The Roms slowly began to forget what they had learned, who they were, and where they came from. And nowhere were they welcome guests.
Whoever had a piece of the mirror lived somewhat better, but those who did not have a piece had a difficult time. They wept more often than they ate.
Today the Roms want to know who they are, where they come from, and where they are going. So they search and ask each other, “who has a piece of the broken mirror?”
A lot of water has flowed by, but the Roms are still waiting.
So whichever of you has a piece, let’s put it together with the others and make the mirror whole again. Hurry and bring the smallest piece, so that the mirror can be whole again. _________
So hurry and bring whatever piece YOU have, and help us make the mirror whole again!!
You can make your comments and tell your stories right here, right after this reminder.
OR you can do that after taking part in a discussion of this story: the next entry in this menu, “I not only see thereflection: I also see behind it.”
But PLEASE give us your piece of the mirror, either by scrolling down right here and typing it in, or by responding in the windows provided after “I not only see….”
[You may also be interested in knowing that Margita left the Czech Republic to apply for asylum elsewhere in Europe not long after she told this story in Prague in October, 1995 in a theater-piece produced by The Stories Exchange Project. She is now living in Belgium.
Would you like to know more about this?
Ask us!! But be sure to give us your e-mail address in your response.]

4 Responses to “Who has a piece of the broken mirror?”

  1. I would like to either ask your permission and/or the authors’ permission to print an excerpt of this story in the magazine ARts Dialogue. This is a non-profit artists magazine aimed at creating dialogue in the arts / across disciplines / cultures. see our website for what this is:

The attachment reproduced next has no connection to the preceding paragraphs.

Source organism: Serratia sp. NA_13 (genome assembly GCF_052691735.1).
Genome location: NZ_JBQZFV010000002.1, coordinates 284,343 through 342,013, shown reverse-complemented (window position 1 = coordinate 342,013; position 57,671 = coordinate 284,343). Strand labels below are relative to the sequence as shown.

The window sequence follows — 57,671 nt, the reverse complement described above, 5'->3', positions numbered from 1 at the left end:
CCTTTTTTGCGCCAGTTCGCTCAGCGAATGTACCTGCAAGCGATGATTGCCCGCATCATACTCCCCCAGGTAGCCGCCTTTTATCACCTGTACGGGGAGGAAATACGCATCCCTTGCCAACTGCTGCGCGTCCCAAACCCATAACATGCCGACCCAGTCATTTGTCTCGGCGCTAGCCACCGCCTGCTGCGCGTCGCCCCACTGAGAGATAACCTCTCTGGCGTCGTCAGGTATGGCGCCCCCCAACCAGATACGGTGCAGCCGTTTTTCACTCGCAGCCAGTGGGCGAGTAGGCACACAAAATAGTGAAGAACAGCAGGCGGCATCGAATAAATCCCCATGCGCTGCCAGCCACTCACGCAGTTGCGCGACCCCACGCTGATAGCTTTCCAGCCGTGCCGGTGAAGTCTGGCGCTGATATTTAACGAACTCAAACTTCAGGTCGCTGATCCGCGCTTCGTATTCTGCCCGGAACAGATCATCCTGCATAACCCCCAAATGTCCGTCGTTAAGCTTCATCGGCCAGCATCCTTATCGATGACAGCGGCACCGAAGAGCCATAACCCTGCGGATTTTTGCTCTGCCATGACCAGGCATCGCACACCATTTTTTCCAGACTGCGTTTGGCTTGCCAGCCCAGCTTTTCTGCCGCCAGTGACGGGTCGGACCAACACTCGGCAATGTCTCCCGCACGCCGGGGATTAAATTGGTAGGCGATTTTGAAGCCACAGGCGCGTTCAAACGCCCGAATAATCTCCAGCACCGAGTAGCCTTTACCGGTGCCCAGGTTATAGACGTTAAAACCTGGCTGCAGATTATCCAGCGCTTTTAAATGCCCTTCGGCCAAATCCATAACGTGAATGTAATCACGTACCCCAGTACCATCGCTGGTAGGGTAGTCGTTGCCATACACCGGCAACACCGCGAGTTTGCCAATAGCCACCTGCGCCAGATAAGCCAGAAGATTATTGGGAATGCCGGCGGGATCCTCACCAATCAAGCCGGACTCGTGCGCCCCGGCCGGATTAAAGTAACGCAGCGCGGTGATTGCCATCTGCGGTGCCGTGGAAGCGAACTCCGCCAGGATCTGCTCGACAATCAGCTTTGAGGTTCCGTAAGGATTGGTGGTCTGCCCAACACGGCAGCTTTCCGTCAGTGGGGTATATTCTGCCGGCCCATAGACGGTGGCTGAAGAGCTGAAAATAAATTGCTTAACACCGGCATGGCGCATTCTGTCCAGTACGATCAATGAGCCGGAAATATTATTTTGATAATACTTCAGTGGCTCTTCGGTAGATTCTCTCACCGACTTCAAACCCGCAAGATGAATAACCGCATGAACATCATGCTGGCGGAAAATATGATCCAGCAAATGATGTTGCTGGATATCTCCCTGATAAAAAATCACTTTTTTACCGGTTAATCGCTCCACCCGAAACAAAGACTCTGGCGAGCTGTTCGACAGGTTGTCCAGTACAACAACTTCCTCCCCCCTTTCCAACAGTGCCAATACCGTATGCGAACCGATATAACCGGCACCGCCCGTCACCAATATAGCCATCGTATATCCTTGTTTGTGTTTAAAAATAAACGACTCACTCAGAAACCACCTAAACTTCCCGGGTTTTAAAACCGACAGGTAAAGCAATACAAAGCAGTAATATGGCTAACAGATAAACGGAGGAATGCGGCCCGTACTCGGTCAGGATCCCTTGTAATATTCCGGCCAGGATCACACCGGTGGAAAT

on the otherhand if someone would like to email me material in the form of an article we could print this about the stories exchange project. Just email me what you think is the best approach. regards ,Sonja

  2. I would like to invite Margita Reiznerova to a conference. Can you tell me how to contact her

  3. Mandi Rom. I am Romany. My family is from Romania though, not Czech republic. Are you willing to have my stories here? If not is there another forum for me? I am happy to have found this forum. Please e-mail me with your answer.

  4. Perhaps inside we are all the same; our souls long for resolution, as we struggle to solve the puzzle of our hearts. We all have to look inside ourselves, because that is where the answers are.

    I thought that this was what the story was about. It is a “true” story because it is about all of us wherever we come from and whatever life we lead. I enjoyed reading it. Thank you.

  5. I would like to ask the author’s permission to use this story in the educational programme I am conducting. This programme is to reduce the negative stereotype of Roma among polish students.